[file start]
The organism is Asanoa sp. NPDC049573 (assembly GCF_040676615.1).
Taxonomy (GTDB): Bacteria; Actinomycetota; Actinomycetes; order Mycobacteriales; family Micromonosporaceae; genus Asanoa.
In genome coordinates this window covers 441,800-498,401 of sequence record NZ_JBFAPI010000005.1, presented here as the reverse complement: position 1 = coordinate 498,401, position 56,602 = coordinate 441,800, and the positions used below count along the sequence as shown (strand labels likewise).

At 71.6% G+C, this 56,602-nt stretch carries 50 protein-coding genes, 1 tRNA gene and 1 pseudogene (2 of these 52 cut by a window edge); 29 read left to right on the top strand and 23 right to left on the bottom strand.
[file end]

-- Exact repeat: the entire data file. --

The organism is Asanoa sp. NPDC049573 (assembly GCF_040676615.1).
Taxonomy (GTDB): Bacteria; Actinomycetota; Actinomycetes; order Mycobacteriales; family Micromonosporaceae; genus Asanoa.
In genome coordinates this window covers 441,800-498,401 of sequence record NZ_JBFAPI010000005.1, presented here as the reverse complement: position 1 = coordinate 498,401, position 56,602 = coordinate 441,800, and the positions used below count along the sequence as shown (strand labels likewise).

At 71.6% G+C, this 56,602-nt stretch carries 50 protein-coding genes, 1 tRNA gene and 1 pseudogene (2 of these 52 cut by a window edge); 29 read left to right on the top strand and 23 right to left on the bottom strand.